Despite its power to make or break transportation projects in a five-county area, the Northeast Ohio Areawide Coordinating Agency is a fairly obscure body.
But the agency that was at the center of the debate over the construction of a new Interstate 90 interchange has an important mission.
Here are the basics about what NOACA is and what it does.
What is NOACA?
NOACA is a metropolitan planning organization that serves Cuyahoga, Geauga, Lake, Lorain and Medina counties.
It was formed in June 1968 by the commissioners of those counties as well as Summit and Portage counties, which split off to form their own organization in 1975.
What does NOACA do?
The agency is responsible for handling transportation and environmental planning in Greater Cleveland. It is responsible for approving major changes and upgrades to the transportation infrastructure and for monitoring air and water quality as well as administering federal funding for projects.
NOACA focuses on preserving existing transportation facilities, relieving congestion, enhancing the region’s economic development and offering wider transportation choices. It also works to increase the mobility of the elderly, disabled and those who rely on public transit. The group runs the region’s RIDESHARE Program.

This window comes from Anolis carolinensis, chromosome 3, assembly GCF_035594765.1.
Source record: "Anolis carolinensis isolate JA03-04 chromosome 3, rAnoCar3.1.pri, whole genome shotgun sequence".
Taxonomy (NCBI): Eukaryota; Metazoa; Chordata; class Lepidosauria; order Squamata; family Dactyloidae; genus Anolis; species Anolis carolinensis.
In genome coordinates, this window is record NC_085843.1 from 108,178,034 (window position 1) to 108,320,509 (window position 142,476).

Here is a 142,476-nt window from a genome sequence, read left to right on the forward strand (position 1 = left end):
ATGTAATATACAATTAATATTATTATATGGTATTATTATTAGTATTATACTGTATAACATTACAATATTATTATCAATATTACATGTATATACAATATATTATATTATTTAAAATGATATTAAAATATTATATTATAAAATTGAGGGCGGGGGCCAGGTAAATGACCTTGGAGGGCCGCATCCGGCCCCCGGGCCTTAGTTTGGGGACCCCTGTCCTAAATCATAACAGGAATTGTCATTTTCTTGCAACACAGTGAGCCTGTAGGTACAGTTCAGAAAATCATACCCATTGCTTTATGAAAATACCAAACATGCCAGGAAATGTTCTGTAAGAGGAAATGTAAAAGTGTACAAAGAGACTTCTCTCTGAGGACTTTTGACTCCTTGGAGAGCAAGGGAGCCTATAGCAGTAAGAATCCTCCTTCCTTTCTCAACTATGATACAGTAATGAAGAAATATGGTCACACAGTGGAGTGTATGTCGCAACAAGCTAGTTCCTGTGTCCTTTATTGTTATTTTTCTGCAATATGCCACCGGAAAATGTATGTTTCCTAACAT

Who is on the NOACA board?
The NOACA governing board is comprised of 38 members who vote on the issues that the agency is responsible for.
Lorain County currently is represented on the board by Elyria Mayor Bill Grace, county commissioners Betty Blair and Ted Kalo, Avon Lake Mayor Rob Berner, county Engineer Ken Carney, Lorain Mayor John Romoser and New Russia Township trustee Frank Pakish.
Given that Cuyahoga County has the bulk of the area’s population, it has the largest voting block and can demand a weighted vote, which vastly increases its voting power, on any issue it deems necessary.
Where does NOACA get its funding?
NOACA doles out about $46 million in federal funding to transportation projects annually. The organization has an operating budget of about $6 million, the bulk of which comes from the Federal Highway Administration but also includes contributions from the Ohio Department of Transportation, the U.S. Environmental Protection Agency and local government.
Where does NOACA spend its money?
The money NOACA allocates differs from year to year. From 2008 through 2011, NOACA plans to spend about $27.4 million in funding for Lorain County projects, including nearly $9 million for improvements on U.S. Route 20 and state Route 57 between Lorain Boulevard and Chestnut Ridge Road. The agency also has allocated another $19 million for projects in the county after 2011, according to its planning program.